Making the Leap from Marketplace to Ministry

Five truths to keep in mind when God calls you to a big career change
Read as Single PagePage 1 of 4

My move from business to full-time ministry happened so fast, I probably should have seen a chiropractor for whiplash. I had held a litany of diverse jobs over the years―everything from fast food cashier to customer service representative, wardrobe coordinator on a Christian nativity musical tour to a very brief stint in the technical department of a major city’s opera house.

Despite my patchy resume, I finally settled into a project manager position with a legal publisher, which lasted over 11 years. I was good at my job and really loved my team, but I always had a sense I should be doing something else. The specifics of what that something else was escaped me. I had the vague notion I should find a more creative career, but I lived in Los Angeles, a city of a thousand different assortments of creative jobs, and didn’t know where to begin. Paralyzed by options, I stayed put―until the day I felt a firm, but gentle, nudge to explore seminary. Something inside of me clicked into place as I read the program description.

After a brief time wrestling with the decision, I applied, thinking, Well, I guess when I finish in a few years, I will…go work for a church? Doing…some kind of thing? Thankfully, God had more coherent plans. Four months into taking classes, I was encouraged to apply for a small groups position at my church. Suddenly, at the age of 36, without a lot of planning or fanfare, I found myself in full-time ministry for the first time and completely unaware of the differences between business and ministry. Here are some truths I―and other women who have made similar moves―have learned from making the transition.

1. Your work history is an asset for ministry.

So many people I have encountered―from the new college graduates in my seminary classes to the most seasoned pastors on staff―received their call to ministry early in life. While that seems to be the case for the majority of people in full-time ministry today, there are plenty of biblical and modern examples of God calling people later in life, too.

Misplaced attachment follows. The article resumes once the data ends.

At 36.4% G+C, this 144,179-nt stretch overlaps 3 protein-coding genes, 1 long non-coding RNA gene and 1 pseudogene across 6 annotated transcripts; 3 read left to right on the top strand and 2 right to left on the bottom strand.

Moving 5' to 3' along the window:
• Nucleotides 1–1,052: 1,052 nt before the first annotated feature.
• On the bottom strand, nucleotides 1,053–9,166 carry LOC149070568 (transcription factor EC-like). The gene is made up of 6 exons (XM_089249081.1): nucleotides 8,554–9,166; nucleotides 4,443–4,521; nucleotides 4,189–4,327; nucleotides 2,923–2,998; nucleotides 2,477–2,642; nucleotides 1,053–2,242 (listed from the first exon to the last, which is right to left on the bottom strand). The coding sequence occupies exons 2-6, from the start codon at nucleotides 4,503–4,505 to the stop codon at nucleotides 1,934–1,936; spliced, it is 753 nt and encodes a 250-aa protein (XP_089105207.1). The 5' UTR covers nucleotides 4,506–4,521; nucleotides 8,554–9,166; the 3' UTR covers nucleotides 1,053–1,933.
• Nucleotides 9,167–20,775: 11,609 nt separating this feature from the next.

The Rev. Kim Dorr-Tilley was solidly ensconced in the entertainment industry in production and casting before ending up as a talent agent, an occupation her skills, gifts, and experiences helped her thrive in for over 20 years. After finding Christ, she began sharing her new faith with so many others that even her friends observed she might have a new calling, which led her to seminary and then ordination. For several years, she kept a foot in both worlds―serving part-time as a pastor at a church in Los Angeles while continuing to run her talent agency. Now a full-time pastor, Dorr-Tilley sees God’s hand in the entirety of her path: “I am so glad God called me to be a talent agent before he called me to be a minister. It was as a talent agent that my heart for advocacy was born―it created my heart for ministry.”

August31, 2017 at 8:00 AM

Recent Posts

When the Path to Ministry Is an Obstacle Course
What if the things that seem to get in the way of ministry actually qualify us for it?
Preparing to Leave a Church You Love
Even when you know it’s time to move on, you’ll likely face mixed emotions.
My Mixed Feelings about Ordination
How could I know if ordination was the right step for me?
Ministry Marriages
Learn to appreciate each other’s gifts for a healthy ministry and marriage.

Follow us

FacebookTwitterRSS

free newsletters:

Most Popular Posts

Does the Bible Really Say I Can’t Teach Men?How Should the Church Handle Adultery? Discover Your God-Given CallingCalled to Ministry? Start Here.